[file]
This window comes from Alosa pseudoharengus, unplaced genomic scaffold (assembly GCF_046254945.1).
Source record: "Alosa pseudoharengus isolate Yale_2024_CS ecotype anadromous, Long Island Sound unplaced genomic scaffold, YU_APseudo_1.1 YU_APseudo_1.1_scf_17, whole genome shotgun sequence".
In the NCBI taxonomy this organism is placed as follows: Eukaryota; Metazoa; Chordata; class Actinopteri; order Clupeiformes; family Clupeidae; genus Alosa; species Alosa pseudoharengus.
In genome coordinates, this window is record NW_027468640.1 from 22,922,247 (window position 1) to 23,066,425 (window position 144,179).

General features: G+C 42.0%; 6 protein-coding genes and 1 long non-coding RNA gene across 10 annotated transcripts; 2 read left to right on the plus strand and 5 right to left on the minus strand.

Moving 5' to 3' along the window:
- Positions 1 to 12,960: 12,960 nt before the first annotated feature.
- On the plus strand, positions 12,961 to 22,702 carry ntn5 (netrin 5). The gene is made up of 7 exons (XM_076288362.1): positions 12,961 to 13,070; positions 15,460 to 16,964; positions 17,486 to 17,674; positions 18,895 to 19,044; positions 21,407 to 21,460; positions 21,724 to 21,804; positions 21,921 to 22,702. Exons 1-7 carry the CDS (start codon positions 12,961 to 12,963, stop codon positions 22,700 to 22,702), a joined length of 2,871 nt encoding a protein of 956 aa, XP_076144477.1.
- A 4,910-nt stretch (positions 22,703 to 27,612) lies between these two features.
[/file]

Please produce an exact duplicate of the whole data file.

This window comes from Alosa pseudoharengus, unplaced genomic scaffold (assembly GCF_046254945.1).
Source record: "Alosa pseudoharengus isolate Yale_2024_CS ecotype anadromous, Long Island Sound unplaced genomic scaffold, YU_APseudo_1.1 YU_APseudo_1.1_scf_17, whole genome shotgun sequence".
In the NCBI taxonomy this organism is placed as follows: Eukaryota; Metazoa; Chordata; class Actinopteri; order Clupeiformes; family Clupeidae; genus Alosa; species Alosa pseudoharengus.
In genome coordinates, this window is record NW_027468640.1 from 22,922,247 (window position 1) to 23,066,425 (window position 144,179).

General features: G+C 42.0%; 6 protein-coding genes and 1 long non-coding RNA gene across 10 annotated transcripts; 2 read left to right on the plus strand and 5 right to left on the minus strand.

Moving 5' to 3' along the window:
- Positions 1 to 12,960: 12,960 nt before the first annotated feature.
- On the plus strand, positions 12,961 to 22,702 carry ntn5 (netrin 5). The gene is made up of 7 exons (XM_076288362.1): positions 12,961 to 13,070; positions 15,460 to 16,964; positions 17,486 to 17,674; positions 18,895 to 19,044; positions 21,407 to 21,460; positions 21,724 to 21,804; positions 21,921 to 22,702. Exons 1-7 carry the CDS (start codon positions 12,961 to 12,963, stop codon positions 22,700 to 22,702), a joined length of 2,871 nt encoding a protein of 956 aa, XP_076144477.1.
- A 4,910-nt stretch (positions 22,703 to 27,612) lies between these two features.